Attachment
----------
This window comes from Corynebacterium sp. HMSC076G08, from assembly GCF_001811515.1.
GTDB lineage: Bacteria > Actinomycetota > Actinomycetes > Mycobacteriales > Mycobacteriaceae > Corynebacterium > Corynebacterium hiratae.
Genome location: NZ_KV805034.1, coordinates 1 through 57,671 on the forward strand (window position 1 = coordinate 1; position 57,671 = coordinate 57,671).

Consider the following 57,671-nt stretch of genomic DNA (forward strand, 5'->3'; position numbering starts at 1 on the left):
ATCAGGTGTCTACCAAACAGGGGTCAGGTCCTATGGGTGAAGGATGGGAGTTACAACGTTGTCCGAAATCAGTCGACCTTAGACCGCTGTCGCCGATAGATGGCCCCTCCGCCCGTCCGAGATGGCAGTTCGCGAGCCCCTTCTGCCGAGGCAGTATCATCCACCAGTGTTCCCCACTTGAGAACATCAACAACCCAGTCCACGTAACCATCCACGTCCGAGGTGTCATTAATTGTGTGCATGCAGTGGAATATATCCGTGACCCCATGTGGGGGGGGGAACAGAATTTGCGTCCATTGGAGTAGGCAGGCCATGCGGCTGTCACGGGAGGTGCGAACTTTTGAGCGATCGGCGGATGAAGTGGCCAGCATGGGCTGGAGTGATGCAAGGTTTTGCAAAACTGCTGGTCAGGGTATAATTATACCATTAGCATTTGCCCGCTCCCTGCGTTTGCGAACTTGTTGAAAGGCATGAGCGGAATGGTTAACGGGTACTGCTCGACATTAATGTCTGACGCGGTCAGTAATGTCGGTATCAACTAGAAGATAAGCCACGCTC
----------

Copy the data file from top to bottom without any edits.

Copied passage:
This window comes from Corynebacterium sp. HMSC076G08, from assembly GCF_001811515.1.
GTDB lineage: Bacteria > Actinomycetota > Actinomycetes > Mycobacteriales > Mycobacteriaceae > Corynebacterium > Corynebacterium hiratae.
Genome location: NZ_KV805034.1, coordinates 1 through 57,671 on the forward strand (window position 1 = coordinate 1; position 57,671 = coordinate 57,671).

Consider the following 57,671-nt stretch of genomic DNA (forward strand, 5'->3'; position numbering starts at 1 on the left):
ATCAGGTGTCTACCAAACAGGGGTCAGGTCCTATGGGTGAAGGATGGGAGTTACAACGTTGTCCGAAATCAGTCGACCTTAGACCGCTGTCGCCGATAGATGGCCCCTCCGCCCGTCCGAGATGGCAGTTCGCGAGCCCCTTCTGCCGAGGCAGTATCATCCACCAGTGTTCCCCACTTGAGAACATCAACAACCCAGTCCACGTAACCATCCACGTCCGAGGTGTCATTAATTGTGTGCATGCAGTGGAATATATCCGTGACCCCATGTGGGGGGGGGAACAGAATTTGCGTCCATTGGAGTAGGCAGGCCATGCGGCTGTCACGGGAGGTGCGAACTTTTGAGCGATCGGCGGATGAAGTGGCCAGCATGGGCTGGAGTGATGCAAGGTTTTGCAAAACTGCTGGTCAGGGTATAATTATACCATTAGCATTTGCCCGCTCCCTGCGTTTGCGAACTTGTTGAAAGGCATGAGCGGAATGGTTAACGGGTACTGCTCGACATTAATGTCTGACGCGGTCAGTAATGTCGGTATCAACTAGAAGATAAGCCACGCTC